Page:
White Flower Day Returns to Livadia
by Paul Gilbert

A poster announcing this years' White Flower Day at Livadia

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On May 8th, the beautiful Livadia Palace, situated near Yalta in the Crimea was the setting for the White Flower Day. The tradition of this charitable sale originated in the early twentieth century by the last Empress of Russia, Alexandra Feodorona.

Beginning in 1911, the whole community took part including members of the Imperial family and the nobility who were vacationing at their palaces in the region, and the local townsfolk. They flocked in numbers to contribute to the good deeds by buying bouquets of white daisies, paying what they could whether it was a few kopecks or hundreds of rubles. Each donation helped alleviate the suffering of those in need. The grand duchesses Olga, Tatiana, Maria, Anastasia, and their little brother Alexis eagerly assisted their mother at the open stalls.

The noble cause was reinstituted in 2005, and has since been held annually on the second Sunday after Easter. The event is held at the Church of the Exaltation at Livadia Palace. Money collected in this year's auction will be spent on new equipment and the training of nurses at a new retirement home to be opened in the territory of the Yalta City Hospital, as well as helping the poor and sick to fight tuberculosis.

The symbol of this holiday is the white daisy, which today is distributed to all who make a donation. The people of Yalta took an active interest in the event, including the local women who donated their baked goods, handicrafts and flowers, while local school children donated their drawings, and handicrafts made of white flowers.

by Paul Gilbert @ Royal Russia
10 May, 2011

The grand duchesses Tatiana, Maria, Olga, Anastasia, along with their little brother Alexei in the Italian courtyard of Livadia Palace posing
for photographs before heading out on the streets of the Livadia estate, and further, into the city to collect funds to fight TB.

"The climate of the Crimea was ideal for tubercular patients, and from her early married life the Empress had taken the deepest interest in the many hospitals and sanitoria which nestled among the hills, some of them almost within the confines of the Imperial estate. One of the first duties laid on me when I first visited the Crimea was to spend hours at a time visiting, inspecting and reporting on the condition of buildings, nursing and care of patients. The Empress, out of her own private fortune, built and equipped new and improved hospitals.

One of each summer's activities, when the family visited the Crimea, was a bazaar or other entertainment for the benefit of the care of those patients too poor to pay for the best food and nursing. I remember four great bazaars organized and managed by the Empress--the first held in 1911 and the others in 1912, 1913 and 1914. From the opening day the Empress always presided over her own table, disposing of fine needlework, embroidery and art objects with energy and enthusiasm. The crowds at her booth were enormous, the people pressing forward almost frenziedly to touch her hand, her sleeve, her dress. The great mass of the Russian people loved and were loyal to their sovereigns. No one who knew them at all can ever forget that.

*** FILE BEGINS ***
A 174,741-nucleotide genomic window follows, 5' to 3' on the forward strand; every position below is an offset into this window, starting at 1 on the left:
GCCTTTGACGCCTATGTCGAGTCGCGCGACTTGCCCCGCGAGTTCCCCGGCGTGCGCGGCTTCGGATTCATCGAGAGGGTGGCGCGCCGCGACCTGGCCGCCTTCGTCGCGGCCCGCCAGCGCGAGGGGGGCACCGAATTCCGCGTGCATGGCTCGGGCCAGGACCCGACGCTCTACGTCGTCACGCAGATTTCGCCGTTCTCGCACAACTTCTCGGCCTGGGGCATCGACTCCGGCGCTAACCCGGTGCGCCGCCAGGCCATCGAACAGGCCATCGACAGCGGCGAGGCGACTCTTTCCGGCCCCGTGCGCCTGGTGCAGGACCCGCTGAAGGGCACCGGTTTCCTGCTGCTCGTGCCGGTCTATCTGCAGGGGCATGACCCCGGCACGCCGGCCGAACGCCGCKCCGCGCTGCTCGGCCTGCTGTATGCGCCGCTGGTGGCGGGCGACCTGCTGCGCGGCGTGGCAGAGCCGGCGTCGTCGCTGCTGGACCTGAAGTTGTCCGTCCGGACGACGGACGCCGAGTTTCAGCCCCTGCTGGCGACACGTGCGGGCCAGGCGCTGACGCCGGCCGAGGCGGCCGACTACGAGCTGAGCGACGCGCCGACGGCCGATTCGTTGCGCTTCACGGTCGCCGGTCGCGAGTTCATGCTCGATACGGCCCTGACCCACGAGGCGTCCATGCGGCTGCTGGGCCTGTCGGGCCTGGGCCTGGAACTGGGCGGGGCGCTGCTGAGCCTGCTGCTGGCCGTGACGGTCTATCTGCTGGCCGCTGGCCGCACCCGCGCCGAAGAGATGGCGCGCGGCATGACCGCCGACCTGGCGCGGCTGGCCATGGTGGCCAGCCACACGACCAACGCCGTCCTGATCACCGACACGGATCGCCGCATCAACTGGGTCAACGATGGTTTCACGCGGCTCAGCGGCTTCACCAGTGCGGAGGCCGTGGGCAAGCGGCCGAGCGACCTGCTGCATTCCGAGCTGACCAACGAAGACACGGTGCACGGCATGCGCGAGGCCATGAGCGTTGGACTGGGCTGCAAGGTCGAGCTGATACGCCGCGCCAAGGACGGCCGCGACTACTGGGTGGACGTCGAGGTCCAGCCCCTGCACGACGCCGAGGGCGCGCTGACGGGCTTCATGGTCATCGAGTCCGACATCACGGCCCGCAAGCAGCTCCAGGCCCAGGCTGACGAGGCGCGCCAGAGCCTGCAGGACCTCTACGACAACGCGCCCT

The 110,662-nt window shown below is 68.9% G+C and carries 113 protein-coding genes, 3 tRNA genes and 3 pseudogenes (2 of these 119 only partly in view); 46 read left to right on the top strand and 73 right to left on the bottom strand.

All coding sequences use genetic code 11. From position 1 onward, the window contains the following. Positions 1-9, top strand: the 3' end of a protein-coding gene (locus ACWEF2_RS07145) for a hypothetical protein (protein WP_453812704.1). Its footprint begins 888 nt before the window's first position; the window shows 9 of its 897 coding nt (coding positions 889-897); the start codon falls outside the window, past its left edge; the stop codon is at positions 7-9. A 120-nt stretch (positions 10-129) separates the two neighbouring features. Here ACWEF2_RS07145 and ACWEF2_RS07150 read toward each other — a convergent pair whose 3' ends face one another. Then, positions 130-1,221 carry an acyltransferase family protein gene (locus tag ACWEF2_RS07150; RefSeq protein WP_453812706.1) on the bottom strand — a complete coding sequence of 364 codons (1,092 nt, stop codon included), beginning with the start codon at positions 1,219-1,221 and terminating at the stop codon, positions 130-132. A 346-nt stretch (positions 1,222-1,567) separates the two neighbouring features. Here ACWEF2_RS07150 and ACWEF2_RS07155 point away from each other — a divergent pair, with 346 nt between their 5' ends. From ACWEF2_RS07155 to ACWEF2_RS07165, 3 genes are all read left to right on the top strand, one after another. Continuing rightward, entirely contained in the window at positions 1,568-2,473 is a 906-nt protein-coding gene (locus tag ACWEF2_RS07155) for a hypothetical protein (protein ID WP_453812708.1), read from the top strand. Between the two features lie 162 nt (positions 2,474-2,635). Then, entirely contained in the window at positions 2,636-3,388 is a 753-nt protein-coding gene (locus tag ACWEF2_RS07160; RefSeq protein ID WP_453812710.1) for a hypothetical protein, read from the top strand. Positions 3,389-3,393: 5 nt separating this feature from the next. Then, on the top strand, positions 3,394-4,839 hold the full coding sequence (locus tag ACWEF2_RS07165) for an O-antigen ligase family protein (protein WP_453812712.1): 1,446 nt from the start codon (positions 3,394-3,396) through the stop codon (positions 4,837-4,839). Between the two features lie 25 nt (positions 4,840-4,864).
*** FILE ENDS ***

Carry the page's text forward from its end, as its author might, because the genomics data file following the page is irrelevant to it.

In connection with the Empress’s care for the tuberculosis patients in the Crimea there was one day every summer known as White Flower Day, and on that day every member of society, unless she had a very good excuse, went out into the towns and sold white flowers for the benefit of the hospitals. It was a day especially delightful to the Empress and, as they grew old enough to participate in such duties, to all the young Grand Duchesses. The Empress and her daughters worked very hard on White Flower Day, spending practically the whole day driving and walking, mingling with the crowd and vending their flowers as enthusiastically as though their fortunes depended on selling them all. Of course they always did sell them all. The crowds surged around them eager and proud to buy a flower from their full baskets. But the buyers were no whit happier than the sellers, that I can say with assurance.”

from Memories of the Russian Court
by Anna Viroubova, 1923

The grand duchesses lending a hand at one of the stalls selling crafts that they made with their own hands, the funds raised going to help those stricken with tuberculosis.